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In the Age of Google, Should Schools Teach Memorization Skills?

As school is about to resume, peo­ple are remind­ed of their strong opin­ions about how to fix schools: more fund­ing, bet­ter teach­ers, less gov­ern­ment inter­fer­ence, more gov­ern­ment inter­fer­ence, etc. But the one obvi­ous, and nev­er-stat­ed prob­lem, is that stu­dents don’t remem­ber what they are taught. In spite of all the “teach­ing to the test” that par­ents and teach­ers com­plain about, stu­dents still don’t remem­ber the very things they were taught as answers to test ques­tions.

The rea­son they don’t remem­ber is that they are not taught how to mem­o­rize. Why is that? First, there is a cul­tur­al dis­dain for mem­o­riza­tion skills. Who needs mem­o­ry skills today? Not only do we have books where we can look some­thing up, but now we can always just “Google it.” But Google can’t learn a for­eign lan­guage for you. What about stu­dents try­ing to pass high-stakes exams? Google isn’t made avail­able. And can Google make busi­ness­peo­ple more knowl­edge­able and com­pe­tent?

Being able to find infor­ma­tion is not the same as know­ing it. Access to the Inter­net is not always avail­able or prac­ti­cal. Stu­dents become men­tal­ly lazy when they can look stuff up instead of mem­o­riz­ing. Mem­o­ry needs exer­cise or it atro­phies like a mus­cle. Mem­o­ry-con­test com­peti­tors train for months to become men­tal ath­letes, but when they stop train­ing, their mem­o­ry capa­bil­i­ty shriv­els back to a more ordi­nary lev­el.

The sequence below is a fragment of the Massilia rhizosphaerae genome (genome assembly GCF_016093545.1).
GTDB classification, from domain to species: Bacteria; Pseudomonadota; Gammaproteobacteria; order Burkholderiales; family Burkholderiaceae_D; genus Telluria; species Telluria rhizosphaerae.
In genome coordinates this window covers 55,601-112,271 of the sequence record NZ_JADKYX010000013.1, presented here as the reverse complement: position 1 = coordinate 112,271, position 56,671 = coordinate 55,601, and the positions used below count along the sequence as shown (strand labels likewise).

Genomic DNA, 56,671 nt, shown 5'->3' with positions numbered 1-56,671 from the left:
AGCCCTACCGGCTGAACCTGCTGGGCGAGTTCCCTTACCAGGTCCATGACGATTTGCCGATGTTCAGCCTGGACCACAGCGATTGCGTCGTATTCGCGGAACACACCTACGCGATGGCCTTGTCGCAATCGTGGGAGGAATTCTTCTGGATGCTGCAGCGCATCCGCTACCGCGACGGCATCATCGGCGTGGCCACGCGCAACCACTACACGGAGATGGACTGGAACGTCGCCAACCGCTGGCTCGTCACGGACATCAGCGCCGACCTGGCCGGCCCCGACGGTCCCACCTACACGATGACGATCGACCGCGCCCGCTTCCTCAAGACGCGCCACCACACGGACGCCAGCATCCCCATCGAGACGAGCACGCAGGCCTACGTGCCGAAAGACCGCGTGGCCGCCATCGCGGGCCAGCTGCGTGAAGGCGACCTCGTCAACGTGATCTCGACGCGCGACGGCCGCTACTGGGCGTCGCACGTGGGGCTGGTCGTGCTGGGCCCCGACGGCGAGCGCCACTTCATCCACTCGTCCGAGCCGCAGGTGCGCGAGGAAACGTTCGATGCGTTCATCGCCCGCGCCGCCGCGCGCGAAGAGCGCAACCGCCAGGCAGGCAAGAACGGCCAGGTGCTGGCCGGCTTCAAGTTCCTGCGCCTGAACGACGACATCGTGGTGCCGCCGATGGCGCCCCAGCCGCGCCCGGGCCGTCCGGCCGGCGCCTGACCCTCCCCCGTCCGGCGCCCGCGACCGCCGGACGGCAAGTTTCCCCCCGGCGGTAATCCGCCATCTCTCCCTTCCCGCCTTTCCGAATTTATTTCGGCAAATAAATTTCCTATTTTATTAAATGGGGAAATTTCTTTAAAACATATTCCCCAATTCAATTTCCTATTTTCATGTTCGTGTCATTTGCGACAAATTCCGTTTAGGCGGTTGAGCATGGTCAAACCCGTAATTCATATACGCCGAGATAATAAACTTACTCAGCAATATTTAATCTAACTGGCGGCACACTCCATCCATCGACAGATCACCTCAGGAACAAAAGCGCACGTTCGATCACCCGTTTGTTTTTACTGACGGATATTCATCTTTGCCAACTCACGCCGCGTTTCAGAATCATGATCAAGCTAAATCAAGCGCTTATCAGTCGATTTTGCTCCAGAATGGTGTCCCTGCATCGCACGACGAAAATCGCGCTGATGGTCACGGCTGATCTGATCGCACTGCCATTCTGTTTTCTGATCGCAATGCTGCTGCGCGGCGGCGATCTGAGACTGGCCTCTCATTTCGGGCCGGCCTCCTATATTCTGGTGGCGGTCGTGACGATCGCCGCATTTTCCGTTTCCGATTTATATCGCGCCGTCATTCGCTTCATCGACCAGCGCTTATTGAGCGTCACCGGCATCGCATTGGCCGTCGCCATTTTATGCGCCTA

Worse yet is a teacher prej­u­dice against mem­o­riza­tion. That is so “old school;” the hip thing in teach­ing is to focus on crit­i­cal and cre­ative thinking?those high­er lev­els of think­ing so esteemed in Bloom’s Hier­ar­chy of Learn­ing. But mem­o­ry is cru­cial for pow­er­ful think­ing. I agree that the ulti­mate goal should be to teach peo­ple how to think, solve prob­lems, and cre­ate. Cen­tral to these capa­bil­i­ties, how­ev­er, is the abil­i­ty to remem­ber things. A per­son can’t think in a vac­u­um. Crit­i­cal think­ing requires knowl­edge and acquired think­ing and prob­lem-solv­ing skills. These things require a pow­er­ful mem­o­ry.

Think about all the time and mon­ey we spend try­ing to learn, whether it’s in school, on the job, or any­where else. What good is it try­ing to learn some­thing if you don’t remem­ber it? The only ben­e­fit I can think of is that such tem­po­rary learn­ing makes it eas­i­er to learn some­thing a sec­ond time.

The more one knows (remem­bers), the more intel­lec­tu­al com­pe­ten­cies one has to draw upon for think­ing, prob­lem solv­ing, and even cre­ativ­i­ty. Soci­ety does not need a work­force of trained seals, but it does need peo­ple with knowl­edge and skills that they can apply appro­pri­ate­ly to dif­fer­ent sit­u­a­tions. U.S. man­u­fac­tur­ing com­pa­ny exec­u­tives are com­plain­ing that, since man­u­fac­tur­ing tech­nol­o­gy is so com­pli­cat­ed, they have to rely on for­eign work­ers who have bet­ter edu­ca­tion­al back­grounds than do most U.S. stu­dent. The same prob­lem exists for recruiters to grad­u­ate edu­ca­tion pro­grams at U.S. col­leges of engi­neer­ing.